Be aware of the sale of deadly octopuses

Two people in Taiwan have been hospitalized since 2020, and another had a close call, as the COA warned consumers of the deadly mollusc

  • By Kayleigh Madjar / Editor, with CNA

The Council of Agriculture (COA) shared advice on Tuesday on how to tell a blue-ringed octopus apart from other species, after reports that someone bought the poisonous creature from a market in New Taipei City. .

Last month, someone from a local Facebook group in Tamsui District (淡水) posted a warning about buying from a local seafood vendor.

After bringing home the batch of octopuses, the poster realized that one looked different from the others and didn’t cook it.

The person was later told it was a blue-ringed octopus, a small but highly venomous species characterized by the neon blue rings that dot its body.

The story gained traction in local media, which also reported that he carried enough toxin in his tiny body to kill 26 people.

The seller told reporters that since the small edible octopuses are sold in bundles, this was not noticed until the customer made the purchase.

Although it looks like other species when dead, the octopus can be identified by the blue rings on its body, the council said earlier this week.

When alive, the octopus has striking blue and black rings along a yellowish body, he said, adding that the rings turn dark brown when it dies, making it harder to tell apart. of other types.

Hwang Deng-fwu (黃登福), a professor at the Marine Toxins Laboratory of National Taiwan Ocean University, said blue-ringed octopuses are often mistakenly caught by fishermen because they only have about the size of a person’s thumb, adding that they come to market easily as they resemble edible types of octopus.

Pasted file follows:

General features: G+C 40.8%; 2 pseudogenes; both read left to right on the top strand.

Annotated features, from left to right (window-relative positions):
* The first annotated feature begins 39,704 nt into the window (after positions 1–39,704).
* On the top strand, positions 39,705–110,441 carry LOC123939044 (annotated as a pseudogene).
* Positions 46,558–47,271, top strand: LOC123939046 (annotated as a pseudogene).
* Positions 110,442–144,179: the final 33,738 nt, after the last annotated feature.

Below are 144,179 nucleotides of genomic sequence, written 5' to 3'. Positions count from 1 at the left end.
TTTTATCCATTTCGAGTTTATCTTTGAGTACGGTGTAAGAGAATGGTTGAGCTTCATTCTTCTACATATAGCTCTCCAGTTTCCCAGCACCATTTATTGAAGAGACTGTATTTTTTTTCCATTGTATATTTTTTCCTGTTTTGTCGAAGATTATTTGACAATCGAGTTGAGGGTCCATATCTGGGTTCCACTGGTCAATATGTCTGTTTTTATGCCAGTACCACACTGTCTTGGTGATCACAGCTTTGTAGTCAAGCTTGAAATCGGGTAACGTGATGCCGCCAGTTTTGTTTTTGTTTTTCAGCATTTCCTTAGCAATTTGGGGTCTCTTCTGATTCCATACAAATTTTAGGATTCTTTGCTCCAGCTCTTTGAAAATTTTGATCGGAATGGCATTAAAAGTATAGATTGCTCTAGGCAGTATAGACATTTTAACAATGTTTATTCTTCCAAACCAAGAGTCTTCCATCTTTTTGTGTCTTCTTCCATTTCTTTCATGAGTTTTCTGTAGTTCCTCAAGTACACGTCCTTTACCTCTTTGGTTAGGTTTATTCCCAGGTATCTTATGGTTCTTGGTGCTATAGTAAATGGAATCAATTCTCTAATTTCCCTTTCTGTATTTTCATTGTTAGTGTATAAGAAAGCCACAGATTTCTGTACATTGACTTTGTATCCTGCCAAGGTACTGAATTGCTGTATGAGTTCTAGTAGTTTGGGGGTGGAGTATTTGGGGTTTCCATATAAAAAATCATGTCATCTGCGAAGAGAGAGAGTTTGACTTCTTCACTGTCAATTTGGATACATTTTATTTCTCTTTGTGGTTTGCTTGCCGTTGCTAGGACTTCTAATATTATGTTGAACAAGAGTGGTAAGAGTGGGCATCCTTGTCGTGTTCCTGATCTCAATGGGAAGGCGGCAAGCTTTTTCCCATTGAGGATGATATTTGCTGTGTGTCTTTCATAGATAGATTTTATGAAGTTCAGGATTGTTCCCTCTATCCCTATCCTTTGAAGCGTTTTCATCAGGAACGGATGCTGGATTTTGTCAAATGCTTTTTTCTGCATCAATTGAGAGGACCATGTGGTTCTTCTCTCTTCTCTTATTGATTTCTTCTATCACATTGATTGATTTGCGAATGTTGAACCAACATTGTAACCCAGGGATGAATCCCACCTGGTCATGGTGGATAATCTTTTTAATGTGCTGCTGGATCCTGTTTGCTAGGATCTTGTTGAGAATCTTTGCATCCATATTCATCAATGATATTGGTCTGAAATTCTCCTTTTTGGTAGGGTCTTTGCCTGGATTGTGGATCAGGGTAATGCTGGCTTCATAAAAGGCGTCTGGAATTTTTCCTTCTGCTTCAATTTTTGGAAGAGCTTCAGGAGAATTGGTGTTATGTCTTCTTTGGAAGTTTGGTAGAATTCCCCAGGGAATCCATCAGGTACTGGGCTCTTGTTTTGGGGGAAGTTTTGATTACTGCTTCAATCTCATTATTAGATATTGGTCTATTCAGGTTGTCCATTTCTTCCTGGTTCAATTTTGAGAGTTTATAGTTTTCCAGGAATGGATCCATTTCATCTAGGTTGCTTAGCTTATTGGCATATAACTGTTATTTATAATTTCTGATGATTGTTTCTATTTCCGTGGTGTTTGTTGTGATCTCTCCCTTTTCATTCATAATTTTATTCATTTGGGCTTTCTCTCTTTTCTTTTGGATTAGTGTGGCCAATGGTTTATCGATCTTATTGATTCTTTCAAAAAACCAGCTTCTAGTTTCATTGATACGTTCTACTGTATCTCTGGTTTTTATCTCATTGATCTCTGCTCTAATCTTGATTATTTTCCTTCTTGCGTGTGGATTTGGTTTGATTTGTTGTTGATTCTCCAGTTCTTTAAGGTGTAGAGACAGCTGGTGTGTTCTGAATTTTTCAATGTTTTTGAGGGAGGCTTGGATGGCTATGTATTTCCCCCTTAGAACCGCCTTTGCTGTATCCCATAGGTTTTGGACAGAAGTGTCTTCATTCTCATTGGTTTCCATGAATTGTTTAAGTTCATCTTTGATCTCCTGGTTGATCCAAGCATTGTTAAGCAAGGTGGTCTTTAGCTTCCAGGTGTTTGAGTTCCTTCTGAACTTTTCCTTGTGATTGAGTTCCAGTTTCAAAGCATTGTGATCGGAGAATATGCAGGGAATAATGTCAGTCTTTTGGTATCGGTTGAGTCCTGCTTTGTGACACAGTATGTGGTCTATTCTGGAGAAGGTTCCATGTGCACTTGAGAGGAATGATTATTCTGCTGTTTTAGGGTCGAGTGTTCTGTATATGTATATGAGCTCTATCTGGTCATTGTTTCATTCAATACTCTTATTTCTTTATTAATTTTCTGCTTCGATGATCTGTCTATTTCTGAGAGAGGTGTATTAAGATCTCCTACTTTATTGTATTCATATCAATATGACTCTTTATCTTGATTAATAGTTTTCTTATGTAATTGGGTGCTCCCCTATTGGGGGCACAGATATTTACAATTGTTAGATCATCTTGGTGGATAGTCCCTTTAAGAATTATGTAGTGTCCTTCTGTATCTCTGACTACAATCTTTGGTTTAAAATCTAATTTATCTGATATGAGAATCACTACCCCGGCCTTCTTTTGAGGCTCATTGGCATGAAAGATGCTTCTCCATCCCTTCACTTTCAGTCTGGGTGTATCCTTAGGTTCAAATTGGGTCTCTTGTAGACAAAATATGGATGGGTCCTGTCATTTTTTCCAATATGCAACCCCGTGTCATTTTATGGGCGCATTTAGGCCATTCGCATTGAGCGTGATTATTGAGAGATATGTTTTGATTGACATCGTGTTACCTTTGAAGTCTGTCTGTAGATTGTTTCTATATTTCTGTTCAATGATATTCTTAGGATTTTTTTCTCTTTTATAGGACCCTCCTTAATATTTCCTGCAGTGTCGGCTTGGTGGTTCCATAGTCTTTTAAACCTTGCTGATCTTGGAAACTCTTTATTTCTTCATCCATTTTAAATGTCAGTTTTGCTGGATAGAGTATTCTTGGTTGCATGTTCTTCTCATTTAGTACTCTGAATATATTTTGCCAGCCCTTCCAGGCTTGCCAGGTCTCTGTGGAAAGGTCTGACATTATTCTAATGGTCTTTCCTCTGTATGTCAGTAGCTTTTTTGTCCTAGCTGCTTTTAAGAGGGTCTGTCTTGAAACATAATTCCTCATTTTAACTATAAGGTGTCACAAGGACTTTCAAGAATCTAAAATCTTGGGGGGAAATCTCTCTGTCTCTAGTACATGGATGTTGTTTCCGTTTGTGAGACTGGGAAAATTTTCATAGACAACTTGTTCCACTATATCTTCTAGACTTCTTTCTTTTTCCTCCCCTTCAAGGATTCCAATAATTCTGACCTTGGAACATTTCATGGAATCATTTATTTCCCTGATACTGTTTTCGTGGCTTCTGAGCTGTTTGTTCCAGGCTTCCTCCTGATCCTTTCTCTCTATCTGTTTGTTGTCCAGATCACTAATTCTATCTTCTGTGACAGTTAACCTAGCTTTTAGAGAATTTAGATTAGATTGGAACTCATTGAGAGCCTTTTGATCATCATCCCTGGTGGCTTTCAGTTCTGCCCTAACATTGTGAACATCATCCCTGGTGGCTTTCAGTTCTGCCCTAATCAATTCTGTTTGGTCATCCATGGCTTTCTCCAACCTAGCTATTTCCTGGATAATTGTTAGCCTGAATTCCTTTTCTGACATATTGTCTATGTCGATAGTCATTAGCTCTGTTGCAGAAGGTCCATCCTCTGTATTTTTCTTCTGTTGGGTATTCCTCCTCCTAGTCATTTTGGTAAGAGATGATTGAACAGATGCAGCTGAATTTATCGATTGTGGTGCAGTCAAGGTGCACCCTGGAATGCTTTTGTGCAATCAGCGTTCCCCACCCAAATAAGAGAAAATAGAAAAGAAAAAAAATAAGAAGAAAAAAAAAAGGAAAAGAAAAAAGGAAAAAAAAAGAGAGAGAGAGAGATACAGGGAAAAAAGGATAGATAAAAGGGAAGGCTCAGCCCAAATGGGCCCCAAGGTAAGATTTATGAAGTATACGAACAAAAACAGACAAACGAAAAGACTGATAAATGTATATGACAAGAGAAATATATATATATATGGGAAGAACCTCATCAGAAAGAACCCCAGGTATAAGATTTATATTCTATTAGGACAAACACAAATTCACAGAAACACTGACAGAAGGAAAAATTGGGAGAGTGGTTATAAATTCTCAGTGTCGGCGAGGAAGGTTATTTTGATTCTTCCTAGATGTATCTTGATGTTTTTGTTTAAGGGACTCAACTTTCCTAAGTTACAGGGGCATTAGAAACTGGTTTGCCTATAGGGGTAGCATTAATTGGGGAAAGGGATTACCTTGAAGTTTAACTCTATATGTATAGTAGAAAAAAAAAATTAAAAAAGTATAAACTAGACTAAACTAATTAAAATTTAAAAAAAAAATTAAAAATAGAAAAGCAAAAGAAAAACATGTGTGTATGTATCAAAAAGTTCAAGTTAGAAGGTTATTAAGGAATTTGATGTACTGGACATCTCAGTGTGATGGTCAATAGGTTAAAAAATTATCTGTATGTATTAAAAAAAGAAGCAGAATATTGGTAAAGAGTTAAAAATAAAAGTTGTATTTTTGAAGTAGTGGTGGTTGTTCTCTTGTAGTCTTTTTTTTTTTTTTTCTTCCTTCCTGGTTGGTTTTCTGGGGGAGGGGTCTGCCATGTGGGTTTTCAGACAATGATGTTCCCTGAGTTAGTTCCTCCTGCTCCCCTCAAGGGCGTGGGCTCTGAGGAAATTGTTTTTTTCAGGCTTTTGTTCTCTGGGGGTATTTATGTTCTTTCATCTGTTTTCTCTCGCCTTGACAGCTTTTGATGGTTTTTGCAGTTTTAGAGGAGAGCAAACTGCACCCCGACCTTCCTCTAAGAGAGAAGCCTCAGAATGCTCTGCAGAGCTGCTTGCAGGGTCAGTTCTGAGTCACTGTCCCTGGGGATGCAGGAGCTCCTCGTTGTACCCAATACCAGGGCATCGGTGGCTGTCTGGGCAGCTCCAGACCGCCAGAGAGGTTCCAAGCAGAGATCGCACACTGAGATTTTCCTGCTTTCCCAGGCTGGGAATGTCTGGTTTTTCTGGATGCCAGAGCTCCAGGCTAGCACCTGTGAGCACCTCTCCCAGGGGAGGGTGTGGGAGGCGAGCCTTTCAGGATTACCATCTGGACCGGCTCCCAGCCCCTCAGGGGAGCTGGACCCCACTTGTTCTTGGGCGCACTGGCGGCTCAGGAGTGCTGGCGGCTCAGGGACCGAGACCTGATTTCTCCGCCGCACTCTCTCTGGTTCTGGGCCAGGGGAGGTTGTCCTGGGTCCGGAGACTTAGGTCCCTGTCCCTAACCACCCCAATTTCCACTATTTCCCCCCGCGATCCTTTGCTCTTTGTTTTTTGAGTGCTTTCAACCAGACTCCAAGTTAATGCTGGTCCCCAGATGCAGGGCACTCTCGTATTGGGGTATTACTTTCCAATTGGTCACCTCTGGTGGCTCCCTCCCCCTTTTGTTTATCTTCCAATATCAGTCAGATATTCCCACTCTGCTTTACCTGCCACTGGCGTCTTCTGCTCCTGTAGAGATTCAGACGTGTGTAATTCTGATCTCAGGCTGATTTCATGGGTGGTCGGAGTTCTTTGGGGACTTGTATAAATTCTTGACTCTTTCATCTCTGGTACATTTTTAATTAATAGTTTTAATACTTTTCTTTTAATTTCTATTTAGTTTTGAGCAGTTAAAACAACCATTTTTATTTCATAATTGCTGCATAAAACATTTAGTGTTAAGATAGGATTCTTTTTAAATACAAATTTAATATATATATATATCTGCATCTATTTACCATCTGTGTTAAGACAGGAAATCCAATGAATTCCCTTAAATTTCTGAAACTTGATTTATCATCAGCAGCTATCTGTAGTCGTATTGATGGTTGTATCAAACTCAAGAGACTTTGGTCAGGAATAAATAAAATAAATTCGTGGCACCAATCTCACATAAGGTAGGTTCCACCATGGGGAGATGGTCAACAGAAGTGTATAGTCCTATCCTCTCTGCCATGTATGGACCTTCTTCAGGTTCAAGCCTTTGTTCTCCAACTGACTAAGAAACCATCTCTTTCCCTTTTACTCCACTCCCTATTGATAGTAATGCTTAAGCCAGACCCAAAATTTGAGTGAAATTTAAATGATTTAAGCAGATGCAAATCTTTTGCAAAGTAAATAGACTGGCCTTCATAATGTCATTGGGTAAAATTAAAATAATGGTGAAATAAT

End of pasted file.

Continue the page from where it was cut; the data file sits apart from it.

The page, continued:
Two people in Taiwan since 2020 have been sent to the emergency room for accidentally eating a blue-ringed octopus, Hwang said.

Eating one or two is unlikely to cause lasting consequences, but three could be fatal, Hwang said, adding that eating one would likely result in numbness in the mouth, lips and tongue within a minute or so. of them.

As ambulances in Taiwan usually get people to the hospital within half an hour, there is plenty of time for treatment while the body metabolizes the toxin, he said.

However, waiting until there are breathing difficulties to seek treatment would likely be too late, he added.

For example, if a diver is bitten by one and cannot receive treatment for two or three hours, it could be fatal, although most divers are aware of the risk, he said.

Regarding the claim that one octopus could kill 26 people, Lee Kwen-shen (李坤瑄), an associate researcher at the National Museum’s Natural Science Biology Department, said it was referring to the amount of venom it contains. , which has the ability to completely paralyze a victim and make it difficult to breathe without medical assistance.

The waters around Taiwan have the same types of blue-ringed octopus found around the Philippines and Australia’s Great Barrier Reef, with equally potent venom, along with two others that have yet to be analyzed, Lee said. .

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